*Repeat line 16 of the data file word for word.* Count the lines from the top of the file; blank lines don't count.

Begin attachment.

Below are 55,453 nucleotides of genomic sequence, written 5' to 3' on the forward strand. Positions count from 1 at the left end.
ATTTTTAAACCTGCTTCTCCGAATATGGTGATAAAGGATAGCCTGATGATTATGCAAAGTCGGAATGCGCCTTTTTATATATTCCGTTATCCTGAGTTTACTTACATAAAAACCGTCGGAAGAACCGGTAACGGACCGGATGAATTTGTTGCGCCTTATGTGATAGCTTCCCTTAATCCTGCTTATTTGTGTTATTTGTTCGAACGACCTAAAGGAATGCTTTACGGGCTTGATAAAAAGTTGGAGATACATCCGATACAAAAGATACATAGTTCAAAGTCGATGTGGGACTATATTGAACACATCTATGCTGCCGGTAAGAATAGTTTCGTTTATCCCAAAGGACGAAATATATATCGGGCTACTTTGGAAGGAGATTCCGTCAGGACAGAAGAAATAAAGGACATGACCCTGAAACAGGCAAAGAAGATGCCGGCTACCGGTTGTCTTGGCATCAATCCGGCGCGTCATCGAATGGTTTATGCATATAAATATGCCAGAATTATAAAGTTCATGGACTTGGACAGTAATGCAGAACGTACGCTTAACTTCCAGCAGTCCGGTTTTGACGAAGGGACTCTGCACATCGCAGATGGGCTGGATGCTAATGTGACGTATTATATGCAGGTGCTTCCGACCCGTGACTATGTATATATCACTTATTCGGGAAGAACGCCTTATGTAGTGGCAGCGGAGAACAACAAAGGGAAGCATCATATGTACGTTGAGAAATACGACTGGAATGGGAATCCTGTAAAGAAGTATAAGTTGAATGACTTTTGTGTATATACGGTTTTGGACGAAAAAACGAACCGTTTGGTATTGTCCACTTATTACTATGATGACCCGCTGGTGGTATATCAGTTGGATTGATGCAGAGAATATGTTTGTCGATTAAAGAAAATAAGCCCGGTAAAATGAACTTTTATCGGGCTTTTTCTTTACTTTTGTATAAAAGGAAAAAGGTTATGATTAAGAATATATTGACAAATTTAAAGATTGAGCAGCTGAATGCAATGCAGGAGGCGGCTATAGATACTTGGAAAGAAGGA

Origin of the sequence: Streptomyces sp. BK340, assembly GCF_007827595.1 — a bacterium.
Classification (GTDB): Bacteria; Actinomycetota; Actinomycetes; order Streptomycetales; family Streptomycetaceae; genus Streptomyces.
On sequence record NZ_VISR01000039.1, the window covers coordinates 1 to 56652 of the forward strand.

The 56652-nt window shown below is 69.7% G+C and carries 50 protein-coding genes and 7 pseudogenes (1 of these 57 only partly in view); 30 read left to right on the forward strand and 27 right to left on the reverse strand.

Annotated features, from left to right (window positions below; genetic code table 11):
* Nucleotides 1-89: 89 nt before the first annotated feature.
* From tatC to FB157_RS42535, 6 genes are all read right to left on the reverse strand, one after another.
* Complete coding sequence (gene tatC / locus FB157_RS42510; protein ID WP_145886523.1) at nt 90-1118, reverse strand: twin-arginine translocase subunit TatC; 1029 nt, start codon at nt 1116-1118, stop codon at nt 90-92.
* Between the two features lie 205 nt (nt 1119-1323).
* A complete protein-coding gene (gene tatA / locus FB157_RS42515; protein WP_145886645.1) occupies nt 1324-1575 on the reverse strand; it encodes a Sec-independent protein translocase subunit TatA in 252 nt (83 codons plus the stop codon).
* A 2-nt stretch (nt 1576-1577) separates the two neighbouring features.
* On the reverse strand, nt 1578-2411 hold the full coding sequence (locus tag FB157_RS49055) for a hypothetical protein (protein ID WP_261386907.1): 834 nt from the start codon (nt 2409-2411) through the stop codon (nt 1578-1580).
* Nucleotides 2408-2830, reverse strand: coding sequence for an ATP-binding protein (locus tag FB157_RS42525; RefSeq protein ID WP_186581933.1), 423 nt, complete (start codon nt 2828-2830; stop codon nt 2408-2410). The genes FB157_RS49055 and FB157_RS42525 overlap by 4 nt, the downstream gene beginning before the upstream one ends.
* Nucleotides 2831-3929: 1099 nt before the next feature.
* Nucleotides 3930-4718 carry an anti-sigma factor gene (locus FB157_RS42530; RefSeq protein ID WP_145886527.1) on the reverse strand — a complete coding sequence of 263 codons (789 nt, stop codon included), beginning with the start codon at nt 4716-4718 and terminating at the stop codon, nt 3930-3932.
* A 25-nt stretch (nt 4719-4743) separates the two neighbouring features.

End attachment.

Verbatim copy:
* Nucleotides 2831-3929: 1099 nt before the next feature.